Tuesday, 14 March 2017

Movie Review: McFarland (2015)


A feel-good sports drama, McFarland (also known as McFarland, USA) delivers exactly what it promises, and does so with a glossy professionalism.

Jim White (Kevin Costner) is a high school football coach with a chequered history of ill-conceived temper tantrums. He accepts a last-chance job as the physical education teacher in the nowheresville town of McFarland, California. His wife Cheryl (Maria Bello) and two daughters are none too pleased to be relocated into what appears to be an unwelcoming foreign culture. The McFarland school's population largely consists of Hispanic kids whose main priority is helping their parents harvest the surrounding agriculture fields. School is very much an afterthought.

White is quickly jettisoned from the football team's coaching staff, but notices that some of the kids are phenomenal long distance runners, as they regularly traverse the large distances between the school and the harvest fields. He assembles a rag tag team of seven students, including Thomas Valles (Carlos Pratts) and the three Diaz brothers, into a long distance running squad and they start entering local meets. Under White's guidance the boys train hard, get better and start to achieve good results. Meanwhile, Jim and Cheryl are gradually drawn into the local fabric of the community.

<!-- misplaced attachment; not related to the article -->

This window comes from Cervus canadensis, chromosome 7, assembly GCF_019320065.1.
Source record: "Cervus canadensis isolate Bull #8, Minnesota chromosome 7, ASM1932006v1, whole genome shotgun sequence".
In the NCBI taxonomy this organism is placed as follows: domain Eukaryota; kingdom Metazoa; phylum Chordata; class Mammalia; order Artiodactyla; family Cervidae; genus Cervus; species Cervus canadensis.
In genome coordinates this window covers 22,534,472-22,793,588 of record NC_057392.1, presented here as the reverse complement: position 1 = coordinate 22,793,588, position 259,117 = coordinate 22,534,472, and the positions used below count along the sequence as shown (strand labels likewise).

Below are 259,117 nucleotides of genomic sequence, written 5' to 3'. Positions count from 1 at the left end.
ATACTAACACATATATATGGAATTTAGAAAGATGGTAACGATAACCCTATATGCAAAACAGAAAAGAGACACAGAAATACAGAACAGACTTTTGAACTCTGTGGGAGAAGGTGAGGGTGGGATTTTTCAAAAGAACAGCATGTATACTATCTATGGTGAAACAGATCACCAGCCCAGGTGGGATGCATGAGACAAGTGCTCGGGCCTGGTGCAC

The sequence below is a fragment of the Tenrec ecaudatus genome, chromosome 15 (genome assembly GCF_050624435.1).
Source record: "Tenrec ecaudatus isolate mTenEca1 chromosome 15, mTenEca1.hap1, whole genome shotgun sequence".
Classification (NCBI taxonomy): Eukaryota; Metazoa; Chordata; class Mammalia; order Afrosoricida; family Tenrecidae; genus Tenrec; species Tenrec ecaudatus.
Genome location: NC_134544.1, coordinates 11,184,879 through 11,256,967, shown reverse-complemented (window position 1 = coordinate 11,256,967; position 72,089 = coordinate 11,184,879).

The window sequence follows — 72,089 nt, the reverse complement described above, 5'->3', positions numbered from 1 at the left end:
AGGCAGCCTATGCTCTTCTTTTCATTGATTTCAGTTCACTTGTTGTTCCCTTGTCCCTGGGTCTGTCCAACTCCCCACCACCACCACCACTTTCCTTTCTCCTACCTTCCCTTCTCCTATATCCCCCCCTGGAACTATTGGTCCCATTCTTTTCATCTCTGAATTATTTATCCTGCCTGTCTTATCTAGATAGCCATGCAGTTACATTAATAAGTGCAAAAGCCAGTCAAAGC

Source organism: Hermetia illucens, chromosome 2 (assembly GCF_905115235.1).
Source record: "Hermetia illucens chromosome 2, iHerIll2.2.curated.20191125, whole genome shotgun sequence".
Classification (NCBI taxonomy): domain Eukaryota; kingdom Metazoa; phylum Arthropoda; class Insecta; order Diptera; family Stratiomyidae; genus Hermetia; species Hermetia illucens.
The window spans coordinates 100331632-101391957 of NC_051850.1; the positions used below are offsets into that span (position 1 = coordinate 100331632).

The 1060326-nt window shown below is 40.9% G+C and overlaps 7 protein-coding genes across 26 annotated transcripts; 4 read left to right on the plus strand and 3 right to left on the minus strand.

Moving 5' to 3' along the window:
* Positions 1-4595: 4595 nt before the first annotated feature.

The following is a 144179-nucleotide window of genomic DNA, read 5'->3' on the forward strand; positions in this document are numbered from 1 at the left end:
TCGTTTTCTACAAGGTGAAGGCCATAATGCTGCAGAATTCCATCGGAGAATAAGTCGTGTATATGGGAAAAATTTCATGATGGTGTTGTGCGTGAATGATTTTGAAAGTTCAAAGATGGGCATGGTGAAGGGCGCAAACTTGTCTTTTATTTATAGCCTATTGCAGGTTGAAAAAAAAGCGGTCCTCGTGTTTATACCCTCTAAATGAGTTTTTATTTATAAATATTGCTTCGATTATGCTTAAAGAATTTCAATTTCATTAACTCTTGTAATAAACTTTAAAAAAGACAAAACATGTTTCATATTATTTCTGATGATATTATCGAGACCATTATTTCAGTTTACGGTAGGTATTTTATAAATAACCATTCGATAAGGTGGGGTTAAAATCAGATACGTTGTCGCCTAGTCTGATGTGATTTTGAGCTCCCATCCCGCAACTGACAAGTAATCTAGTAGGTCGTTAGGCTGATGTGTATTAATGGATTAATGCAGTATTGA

A Disney Pictures production based on true events and directed by Niki Caro, McFarland is a simple story of one man finding his purpose in life in the unlikeliest of communities. Although filled with a healthy dose of the White Savior narrative, McFarland is an irresistible tale of a group of underdogs lifting themselves up to previously unthinkable heights.

The film is largely predictable and devoid of standout moments. Caro keeps the tone even and the pace consistent as White travels along his arc from reluctant outsider to local hero. The scenes of cross country running are delivered effectively despite their simplicity, Caro focusing on White's nervous anxiety at the finish lines as his boys push themselves towards over-achievement and work their way past rivals.

The local colour and warmth comes through in the many scenes of White gradually getting accepted into the community. He experiences the back-breaking agony of what it means to be a field worker, and the hospitality of local families at meal time. The home life of the Diaz brothers and especially Thomas Valles is the lens through which Caro presents inter-familial social tensions and the struggle to make a living that stands in the way of commitment to school and sports.

Kevin Costner delivers a mature performance as Jim White, maintaining level-headed pragmatism and avoiding most cinematic sports coach cliches.

McFarland is a worthwhile if not groundbreaking story of human achievement told with heart, a linear run through the real field of dreams.






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